- If there’s a golden rule we can start with, that’s – always describe your results, not your responsibilities. Results, real stories and examples have a lot of power behind them. It has more impact to say “I closed $200k in new revenue” than “I managed new business pipeline”.
- Put numbers on your accomplishments whenever possible or relevant, in order to give them real magnitude. You don’t want to abuse this practice and mention every single detail, like saying “I organised an event with 10 participants”, but you don’t want to forget to mention it when your event had 1000+.
- Filter your thoughts – great communication has brevity. You need to come back to your initial intention of the message you want to convey and decide what’s truly relevant to include in your CV. Don’t just put all of your results, generating a list of 20 bullet points per job, put the ones that make most sense for the message you want to send.
- Use comprehensive job titles to describe your previous experiences, even if they’re not 100% accurate. If your job titles were fully understandable, like Software Engineer or Lawyer, that’s fine, but if you had job titles like “Employee Site Delivery Intern” or “Audience Engager”, which are the result of corporate slang and specific company culture, it’s good to tweak them a bit to help the recruiter understand what you really did. It’s better to say Project Management Intern or Sales Representative, than to stay fully correct to your job title and confuse the reader. That doesn’t mean to lie or embellish your actual position, but to clarify it.
- Make form to fit content, not the other way around. And get out of patterns if it serves you. You can use templates, read best practices, get inspiration from other CVs you like, but don’t let them restrict what you end up writing. If you need to add a “Personal Projects” or “Things I believe in” section in your CV in order to best highlight your experience and send your message across, do it even if you won’t find it anywhere else.
- Omit old experiences if they’re not relevant – if you already have, say, 3-4 jobs under your belt, there’s no need to mention the internships you did during university, unless they’re important to the job you’re applying for (say, you interned at Google and want to apply to another big tech company even though you’ve worked in a couple of startups meanwhile). Use your best judgement and keep things simple for the recruiter that’s going to look at your résumé.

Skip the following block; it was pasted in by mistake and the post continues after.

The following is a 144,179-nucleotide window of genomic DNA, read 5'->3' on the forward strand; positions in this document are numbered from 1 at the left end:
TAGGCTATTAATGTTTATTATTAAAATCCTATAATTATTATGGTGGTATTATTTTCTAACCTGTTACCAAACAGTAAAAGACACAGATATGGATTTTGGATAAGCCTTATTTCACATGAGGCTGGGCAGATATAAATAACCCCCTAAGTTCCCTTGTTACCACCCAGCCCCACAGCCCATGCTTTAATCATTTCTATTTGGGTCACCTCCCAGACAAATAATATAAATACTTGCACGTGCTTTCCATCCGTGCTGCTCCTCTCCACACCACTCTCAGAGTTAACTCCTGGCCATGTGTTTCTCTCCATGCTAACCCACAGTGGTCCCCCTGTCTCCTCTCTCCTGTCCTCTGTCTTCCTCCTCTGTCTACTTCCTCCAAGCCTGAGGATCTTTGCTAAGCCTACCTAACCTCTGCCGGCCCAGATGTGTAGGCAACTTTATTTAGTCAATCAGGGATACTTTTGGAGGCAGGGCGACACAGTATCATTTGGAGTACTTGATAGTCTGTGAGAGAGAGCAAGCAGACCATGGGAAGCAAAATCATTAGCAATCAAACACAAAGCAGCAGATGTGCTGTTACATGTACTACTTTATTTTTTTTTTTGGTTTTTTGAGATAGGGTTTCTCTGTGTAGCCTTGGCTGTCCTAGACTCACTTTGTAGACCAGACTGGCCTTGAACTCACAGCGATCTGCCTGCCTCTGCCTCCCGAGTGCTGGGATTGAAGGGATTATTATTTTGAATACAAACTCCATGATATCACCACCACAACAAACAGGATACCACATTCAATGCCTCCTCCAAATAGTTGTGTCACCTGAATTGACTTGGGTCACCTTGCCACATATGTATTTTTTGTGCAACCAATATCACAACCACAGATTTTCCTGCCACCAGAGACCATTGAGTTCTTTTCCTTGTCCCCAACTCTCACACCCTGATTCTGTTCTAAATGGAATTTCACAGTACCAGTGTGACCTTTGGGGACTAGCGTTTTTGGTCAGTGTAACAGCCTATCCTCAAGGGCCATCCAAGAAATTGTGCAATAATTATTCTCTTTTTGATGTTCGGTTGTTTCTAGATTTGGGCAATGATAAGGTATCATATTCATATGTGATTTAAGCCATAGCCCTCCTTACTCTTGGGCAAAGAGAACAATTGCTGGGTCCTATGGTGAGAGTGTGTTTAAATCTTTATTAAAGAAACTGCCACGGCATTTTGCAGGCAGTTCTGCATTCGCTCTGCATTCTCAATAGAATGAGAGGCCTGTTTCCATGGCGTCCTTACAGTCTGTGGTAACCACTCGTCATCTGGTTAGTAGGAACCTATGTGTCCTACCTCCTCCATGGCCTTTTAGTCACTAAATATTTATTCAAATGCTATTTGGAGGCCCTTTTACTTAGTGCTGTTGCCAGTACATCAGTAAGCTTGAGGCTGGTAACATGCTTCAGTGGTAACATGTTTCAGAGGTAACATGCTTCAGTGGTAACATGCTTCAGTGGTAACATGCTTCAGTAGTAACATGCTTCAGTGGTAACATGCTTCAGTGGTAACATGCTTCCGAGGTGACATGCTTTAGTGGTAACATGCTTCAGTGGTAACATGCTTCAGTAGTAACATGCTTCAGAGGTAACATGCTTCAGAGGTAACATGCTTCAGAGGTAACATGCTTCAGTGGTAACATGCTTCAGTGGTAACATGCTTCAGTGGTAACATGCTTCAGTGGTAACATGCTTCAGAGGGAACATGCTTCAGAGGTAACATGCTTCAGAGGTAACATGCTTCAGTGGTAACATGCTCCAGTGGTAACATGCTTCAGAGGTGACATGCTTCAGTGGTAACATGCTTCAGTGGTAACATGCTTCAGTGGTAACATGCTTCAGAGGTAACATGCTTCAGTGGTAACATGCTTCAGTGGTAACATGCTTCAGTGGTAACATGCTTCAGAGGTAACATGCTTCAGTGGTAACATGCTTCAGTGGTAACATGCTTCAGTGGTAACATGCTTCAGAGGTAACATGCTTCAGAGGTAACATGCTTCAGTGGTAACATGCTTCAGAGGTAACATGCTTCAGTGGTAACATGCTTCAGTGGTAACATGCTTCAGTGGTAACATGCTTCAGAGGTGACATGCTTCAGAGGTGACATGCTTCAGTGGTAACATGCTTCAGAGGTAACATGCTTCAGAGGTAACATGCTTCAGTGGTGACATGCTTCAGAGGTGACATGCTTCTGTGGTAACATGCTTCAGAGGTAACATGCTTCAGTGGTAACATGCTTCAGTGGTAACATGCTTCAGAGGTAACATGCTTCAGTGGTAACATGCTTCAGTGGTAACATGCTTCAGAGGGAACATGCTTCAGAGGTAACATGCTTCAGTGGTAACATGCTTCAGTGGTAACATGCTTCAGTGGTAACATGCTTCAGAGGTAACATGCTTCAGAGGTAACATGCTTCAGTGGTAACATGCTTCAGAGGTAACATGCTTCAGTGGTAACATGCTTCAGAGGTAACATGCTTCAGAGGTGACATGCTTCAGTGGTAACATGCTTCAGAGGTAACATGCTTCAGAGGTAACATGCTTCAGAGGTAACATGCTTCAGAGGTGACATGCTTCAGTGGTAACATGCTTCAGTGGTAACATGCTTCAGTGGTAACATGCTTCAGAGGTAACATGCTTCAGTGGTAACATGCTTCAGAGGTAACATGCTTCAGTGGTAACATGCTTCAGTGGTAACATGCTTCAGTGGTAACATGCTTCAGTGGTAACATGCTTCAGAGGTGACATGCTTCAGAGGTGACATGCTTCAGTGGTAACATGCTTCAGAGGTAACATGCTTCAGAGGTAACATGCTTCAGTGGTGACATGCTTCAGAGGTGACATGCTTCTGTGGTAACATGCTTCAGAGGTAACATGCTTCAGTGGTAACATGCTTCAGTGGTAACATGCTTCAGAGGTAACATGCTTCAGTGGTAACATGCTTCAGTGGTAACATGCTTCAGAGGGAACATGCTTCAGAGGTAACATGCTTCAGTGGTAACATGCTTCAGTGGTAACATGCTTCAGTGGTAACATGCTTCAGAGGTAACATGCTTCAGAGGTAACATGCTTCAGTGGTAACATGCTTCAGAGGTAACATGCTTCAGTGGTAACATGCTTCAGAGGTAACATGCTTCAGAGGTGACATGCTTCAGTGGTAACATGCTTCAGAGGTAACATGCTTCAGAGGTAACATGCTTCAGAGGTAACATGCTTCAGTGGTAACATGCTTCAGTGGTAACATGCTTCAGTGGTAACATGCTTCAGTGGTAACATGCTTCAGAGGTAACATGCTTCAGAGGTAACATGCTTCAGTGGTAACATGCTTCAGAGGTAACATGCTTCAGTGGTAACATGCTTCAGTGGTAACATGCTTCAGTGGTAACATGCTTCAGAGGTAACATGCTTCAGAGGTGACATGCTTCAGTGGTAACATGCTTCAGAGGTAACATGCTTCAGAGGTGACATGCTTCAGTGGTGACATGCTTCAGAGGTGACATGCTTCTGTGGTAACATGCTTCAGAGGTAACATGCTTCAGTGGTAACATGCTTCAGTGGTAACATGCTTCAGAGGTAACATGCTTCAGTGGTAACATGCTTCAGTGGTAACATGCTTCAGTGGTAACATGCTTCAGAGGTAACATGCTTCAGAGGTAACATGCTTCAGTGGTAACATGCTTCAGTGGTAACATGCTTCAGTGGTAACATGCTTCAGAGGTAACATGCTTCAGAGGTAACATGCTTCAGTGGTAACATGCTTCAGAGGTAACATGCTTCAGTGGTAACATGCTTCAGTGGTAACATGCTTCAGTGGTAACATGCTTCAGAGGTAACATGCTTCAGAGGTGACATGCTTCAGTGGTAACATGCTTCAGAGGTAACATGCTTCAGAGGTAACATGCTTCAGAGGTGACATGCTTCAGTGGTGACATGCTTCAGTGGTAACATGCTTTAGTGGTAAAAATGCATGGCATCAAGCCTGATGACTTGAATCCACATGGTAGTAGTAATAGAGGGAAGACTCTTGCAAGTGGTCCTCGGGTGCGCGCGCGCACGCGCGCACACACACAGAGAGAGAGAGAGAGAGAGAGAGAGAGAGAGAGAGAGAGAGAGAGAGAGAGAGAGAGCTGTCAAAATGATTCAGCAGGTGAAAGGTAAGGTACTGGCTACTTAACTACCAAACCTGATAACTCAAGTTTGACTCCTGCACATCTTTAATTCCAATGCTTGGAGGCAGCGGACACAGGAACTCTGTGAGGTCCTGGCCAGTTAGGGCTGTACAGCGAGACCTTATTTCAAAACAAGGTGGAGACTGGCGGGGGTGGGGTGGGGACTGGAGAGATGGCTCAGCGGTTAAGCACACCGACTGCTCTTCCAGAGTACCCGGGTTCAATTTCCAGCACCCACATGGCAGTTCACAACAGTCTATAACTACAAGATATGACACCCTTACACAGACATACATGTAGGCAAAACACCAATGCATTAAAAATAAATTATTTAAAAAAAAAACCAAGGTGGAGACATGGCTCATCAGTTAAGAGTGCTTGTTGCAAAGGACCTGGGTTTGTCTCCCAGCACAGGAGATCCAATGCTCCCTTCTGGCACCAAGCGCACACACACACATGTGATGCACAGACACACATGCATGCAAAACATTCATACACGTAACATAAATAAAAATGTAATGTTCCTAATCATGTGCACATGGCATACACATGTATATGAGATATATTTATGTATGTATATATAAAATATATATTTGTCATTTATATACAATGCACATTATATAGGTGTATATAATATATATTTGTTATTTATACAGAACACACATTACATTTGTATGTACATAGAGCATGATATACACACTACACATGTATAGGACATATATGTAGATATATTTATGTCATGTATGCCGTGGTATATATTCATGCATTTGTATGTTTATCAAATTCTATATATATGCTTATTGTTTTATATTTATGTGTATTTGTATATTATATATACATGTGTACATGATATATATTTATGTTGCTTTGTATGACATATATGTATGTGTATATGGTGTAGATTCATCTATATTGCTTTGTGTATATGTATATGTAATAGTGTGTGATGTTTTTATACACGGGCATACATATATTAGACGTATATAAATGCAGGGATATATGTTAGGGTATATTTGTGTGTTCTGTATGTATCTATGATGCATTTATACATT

Share your journey
While your objective expertise helps the employer to establish job fit, your personal journey can give you an important competitive edge and already start sending some signals about your character.
Tell stories. Presenting cold data adds objectivity to your presentation. Adding stories creates emotion, which generates empathy and puts your achievements into perspective. It’s one thing to say “I built the department’s business processes” and a completely different one to say “starting from scratch, I bootstrapped the entire set of business processes of the department”.
While they describe the same thing, the second reveals some personal traits. It takes ambition, courage and creativity to build something out of nothing.
Every experience has some learning and every choice has some motivation. Think what would spark the curiosity of the employer and already start sharing more before they have a chance to meet you.
If you’ve made some career zig-zag exploring different job functions, tell the story.
If you’ve made a career gap, tell the story.
If you worked on side project, tell the story.
When employers are looking for stories, they want to see your evolution, the things you’ve learned, the experiences that shaped you and where you want to go. Let them in.
If you found something useful or inspiring in this article, let us know in the comments section below and share it with your friends.
Credits for the CV samples: https://novoresume.com/, https://gosumo-cvtemplate.com/all-cv-templates/, https://colorlib.com/wp/free-resume-templates/,